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The 2004 Curbed Awards (Parts I & II)

Welcome, gentle readers, to Curbed's year-end fiesta. Today and tomorrow, we hand out the first annual Curbed Awards to the best and brightest in three categories: Real Estate; Restaurants and Retail; and, tomorrow, Neighborhoods. Please take a seat as we begin...


Best Transition From Reality TV to Real Estate (to Quasi-Porn)
3) Bachelorette suitor Greg Todtman joins Elliman
2) Survivor's Shii-Ann Huang joins Corcoran [related: Outsell! Outbid!]
1) Jen Crisafulli, Elliman broker turned Trump Apprentice wanna-be, turned twice-fired broker, does the Maxim thing [related: Jen Crisafulli Needs a Job]

Best Reader Rant Our Lawyers Advised Us Not To Publish
"I can't believe that [company name] is still in business. I rented a place through them in 1994 that burned down when someone set fire to the gambling den in the basement of the building. Other than dozens of cock fighting chickens, a firefighter died in the blaze. We had to threaten legal action just to get the security deposit back from the landlord, who worked out of a metal cage in a Chinese employment agency. Shady all around. Additionally, a good friend briefly worked for [same company] a few years later and quit after his boss threatened him with a gun in the office and then pistol whipped him. My friend pressed charges and the guy did time."

The Daniel Libeskind Award
Awarded annually to the architect most notably on the receving end of the karma boomerang.

Awarded to: David Childs, whose plan for the Freedom Tower just happened to look a heck of a lot like something cooked up by a Yale architecture student. (Side-by-side comparison, above!)
Runner-up/special Lifetime Achievement Award: Daniel Libeskind.

Best of Craigslist Real Estate
3) Seeking home for Brooklyn IHOP
2) Death in a Studio Apartment
1) Free Apartment, Sans Clothing

Further Evidence God is a Real Estate Developer
3) Holy décor catches on for NYC apartments
2) Churches rush to sell air rights to residential developers
1) Jehovah's Witnesses get go-ahead for massive DUMBO development

Three Stories We'd Like To Hear No More Of In 2005
3) "Atlantic Yards"
2) "Hudson Yards"
1) See #3 and #2

The First Annual Richard Cohen Award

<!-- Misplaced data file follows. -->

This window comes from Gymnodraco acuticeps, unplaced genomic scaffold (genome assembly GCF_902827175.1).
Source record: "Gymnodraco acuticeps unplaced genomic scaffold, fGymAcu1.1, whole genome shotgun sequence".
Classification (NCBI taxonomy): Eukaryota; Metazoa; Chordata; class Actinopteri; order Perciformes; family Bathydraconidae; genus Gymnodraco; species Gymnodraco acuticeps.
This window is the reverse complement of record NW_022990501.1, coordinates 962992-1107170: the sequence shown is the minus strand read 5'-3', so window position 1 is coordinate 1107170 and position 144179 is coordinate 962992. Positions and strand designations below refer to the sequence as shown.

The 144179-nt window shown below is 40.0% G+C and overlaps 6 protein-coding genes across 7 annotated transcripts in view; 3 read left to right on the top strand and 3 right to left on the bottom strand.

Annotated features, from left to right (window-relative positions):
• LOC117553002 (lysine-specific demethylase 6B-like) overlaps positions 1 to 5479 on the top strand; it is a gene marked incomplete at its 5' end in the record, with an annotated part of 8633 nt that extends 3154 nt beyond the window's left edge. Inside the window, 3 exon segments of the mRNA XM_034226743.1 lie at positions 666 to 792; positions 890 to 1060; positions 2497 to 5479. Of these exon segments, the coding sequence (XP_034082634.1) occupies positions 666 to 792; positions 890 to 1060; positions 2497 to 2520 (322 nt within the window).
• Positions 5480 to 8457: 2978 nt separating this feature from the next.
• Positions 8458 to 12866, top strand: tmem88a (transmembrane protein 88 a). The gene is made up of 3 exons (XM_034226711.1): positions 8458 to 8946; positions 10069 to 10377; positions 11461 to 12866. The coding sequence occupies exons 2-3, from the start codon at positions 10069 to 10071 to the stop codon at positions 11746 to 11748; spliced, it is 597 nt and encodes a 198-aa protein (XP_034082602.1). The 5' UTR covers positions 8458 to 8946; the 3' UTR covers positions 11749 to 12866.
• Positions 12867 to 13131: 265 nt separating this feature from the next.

Awarded annually to the real estate personality who committed the most egregious public relations blunder in the previous year.
Awarded to: Richard Cohen and the co-op board at 927 Fifth Avenue, for all behavior of and relating to the Pale Male affair. Natch.
Runner-Up: Douglas Elliman, for hyping Apprentice contestant Jen Crisafulli on its homepage, pimping her out for apartment listings, then deleting her altogther.

The Real Estate Development of the Year Chalice

Downtown by Philippe Starck. From the tripped-out chandelier that displays photos of residents, to the trophy wives pushing kids around in wheelbarrows, the Downtown Insanity Palace sets a high bar for developers to o'erleap in '05. Get cracking, gents!


The Surface Hotel Award
To the most-botched restaurant, hotel, or retail store opening of the year.
Awarded to: The Hotel On Rivington, now always and forever THOR, which threw open its doors in September (eggshell-encrusted lobby, right) after jettisoning Surface Magazine as title sponsor, then made my mom shower in front of the whole city. For shame!
Runners-up: Café Gray; Per Se; everything and everyone involved with the Time Warner Center.

Dining In Brooklyn: Still a Work in Progress
3) Amy Sohn declares Smith Street dining DOA
2) Diners forced to stay at restaurant after power goes out
1) Puking kid doesn't get Red Hook diners a free meal

Non-Closing of the Year
Magnolia Bakery. Despite everyone's best efforts to shut 'em down (including our own), those damn cupcakes keep coming.

Non-Opening of the Year
The Governor's Island Burger King.

Best 10-second Food Trend
5) "$40,000 Truffle"
4) "Gastropub"
3) "Raw Food"
2) "Nouvelle Ukranian" (pictured)
1) "Vegan Crack" (Thanks, Moby!)

Overhyped Retail News of the Year
3) Wal-Mart to Queens!
2) Target to Brooklyn!
1) Home Depot to Manhattan!

What Rough Beast? Award
Worst bar and nightlife trends, 2004
3) Beds, disgusting beds, as far as the eyes can see
2) Bars selling vintage clothes
1) In clubland, the Seven Bottle Minimum

A Small, Good Thing Award
To Danny Meyer's Shake Shack, an architecturally cool outpost in the middle of Madison Square Park that serves up killer burgers and custard. Proof that retail experience can mix with urban playspace without offending everyone's sensibilities. Who knew?

TOMORROW: Part III of the 2004 Curbed Awards, Neighborhoods, including the naming of the coveted Neighborhood of the Year. Won't you join us?